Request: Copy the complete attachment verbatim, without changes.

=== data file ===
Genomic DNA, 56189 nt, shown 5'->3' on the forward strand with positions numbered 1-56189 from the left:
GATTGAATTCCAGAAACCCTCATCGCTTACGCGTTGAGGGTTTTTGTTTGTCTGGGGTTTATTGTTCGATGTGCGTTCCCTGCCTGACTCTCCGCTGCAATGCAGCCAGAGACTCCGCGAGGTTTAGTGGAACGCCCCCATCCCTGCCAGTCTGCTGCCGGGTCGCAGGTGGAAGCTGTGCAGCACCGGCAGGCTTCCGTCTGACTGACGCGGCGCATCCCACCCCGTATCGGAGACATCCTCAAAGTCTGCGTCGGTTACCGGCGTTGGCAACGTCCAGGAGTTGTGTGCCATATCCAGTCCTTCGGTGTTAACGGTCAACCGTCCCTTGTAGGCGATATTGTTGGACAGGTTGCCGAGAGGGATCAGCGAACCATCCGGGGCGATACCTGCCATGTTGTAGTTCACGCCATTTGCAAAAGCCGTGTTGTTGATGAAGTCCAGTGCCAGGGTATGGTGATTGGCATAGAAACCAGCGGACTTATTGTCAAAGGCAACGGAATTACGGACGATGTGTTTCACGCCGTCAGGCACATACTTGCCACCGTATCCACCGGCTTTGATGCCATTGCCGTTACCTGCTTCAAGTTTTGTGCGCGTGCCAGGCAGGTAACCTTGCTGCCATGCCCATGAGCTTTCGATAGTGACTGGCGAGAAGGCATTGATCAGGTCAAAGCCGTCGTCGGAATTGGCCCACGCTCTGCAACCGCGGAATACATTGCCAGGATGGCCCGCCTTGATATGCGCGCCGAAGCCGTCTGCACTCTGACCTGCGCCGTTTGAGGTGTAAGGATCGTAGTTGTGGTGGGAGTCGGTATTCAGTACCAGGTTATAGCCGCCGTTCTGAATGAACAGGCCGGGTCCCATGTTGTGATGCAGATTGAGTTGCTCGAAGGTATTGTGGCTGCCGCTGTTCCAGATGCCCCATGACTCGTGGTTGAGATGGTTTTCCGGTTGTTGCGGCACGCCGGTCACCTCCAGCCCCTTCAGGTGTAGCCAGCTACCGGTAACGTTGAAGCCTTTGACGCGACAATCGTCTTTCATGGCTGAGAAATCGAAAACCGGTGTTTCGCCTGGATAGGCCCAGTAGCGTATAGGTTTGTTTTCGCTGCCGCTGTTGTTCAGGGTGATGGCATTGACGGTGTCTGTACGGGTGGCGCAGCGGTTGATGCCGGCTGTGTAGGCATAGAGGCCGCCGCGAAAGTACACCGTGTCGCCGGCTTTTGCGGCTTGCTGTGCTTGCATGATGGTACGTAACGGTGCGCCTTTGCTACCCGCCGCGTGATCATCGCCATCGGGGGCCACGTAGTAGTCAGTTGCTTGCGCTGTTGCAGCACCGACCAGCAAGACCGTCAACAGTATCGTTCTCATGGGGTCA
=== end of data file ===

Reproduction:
Genomic DNA, 56189 nt, shown 5'->3' on the forward strand with positions numbered 1-56189 from the left:
GATTGAATTCCAGAAACCCTCATCGCTTACGCGTTGAGGGTTTTTGTTTGTCTGGGGTTTATTGTTCGATGTGCGTTCCCTGCCTGACTCTCCGCTGCAATGCAGCCAGAGACTCCGCGAGGTTTAGTGGAACGCCCCCATCCCTGCCAGTCTGCTGCCGGGTCGCAGGTGGAAGCTGTGCAGCACCGGCAGGCTTCCGTCTGACTGACGCGGCGCATCCCACCCCGTATCGGAGACATCCTCAAAGTCTGCGTCGGTTACCGGCGTTGGCAACGTCCAGGAGTTGTGTGCCATATCCAGTCCTTCGGTGTTAACGGTCAACCGTCCCTTGTAGGCGATATTGTTGGACAGGTTGCCGAGAGGGATCAGCGAACCATCCGGGGCGATACCTGCCATGTTGTAGTTCACGCCATTTGCAAAAGCCGTGTTGTTGATGAAGTCCAGTGCCAGGGTATGGTGATTGGCATAGAAACCAGCGGACTTATTGTCAAAGGCAACGGAATTACGGACGATGTGTTTCACGCCGTCAGGCACATACTTGCCACCGTATCCACCGGCTTTGATGCCATTGCCGTTACCTGCTTCAAGTTTTGTGCGCGTGCCAGGCAGGTAACCTTGCTGCCATGCCCATGAGCTTTCGATAGTGACTGGCGAGAAGGCATTGATCAGGTCAAAGCCGTCGTCGGAATTGGCCCACGCTCTGCAACCGCGGAATACATTGCCAGGATGGCCCGCCTTGATATGCGCGCCGAAGCCGTCTGCACTCTGACCTGCGCCGTTTGAGGTGTAAGGATCGTAGTTGTGGTGGGAGTCGGTATTCAGTACCAGGTTATAGCCGCCGTTCTGAATGAACAGGCCGGGTCCCATGTTGTGATGCAGATTGAGTTGCTCGAAGGTATTGTGGCTGCCGCTGTTCCAGATGCCCCATGACTCGTGGTTGAGATGGTTTTCCGGTTGTTGCGGCACGCCGGTCACCTCCAGCCCCTTCAGGTGTAGCCAGCTACCGGTAACGTTGAAGCCTTTGACGCGACAATCGTCTTTCATGGCTGAGAAATCGAAAACCGGTGTTTCGCCTGGATAGGCCCAGTAGCGTATAGGTTTGTTTTCGCTGCCGCTGTTGTTCAGGGTGATGGCATTGACGGTGTCTGTACGGGTGGCGCAGCGGTTGATGCCGGCTGTGTAGGCATAGAGGCCGCCGCGAAAGTACACCGTGTCGCCGGCTTTTGCGGCTTGCTGTGCTTGCATGATGGTACGTAACGGTGCGCCTTTGCTACCCGCCGCGTGATCATCGCCATCGGGGGCCACGTAGTAGTCAGTTGCTTGCGCTGTTGCAGCACCGACCAGCAAGACCGTCAACAGTATCGTTCTCATGGGGTCA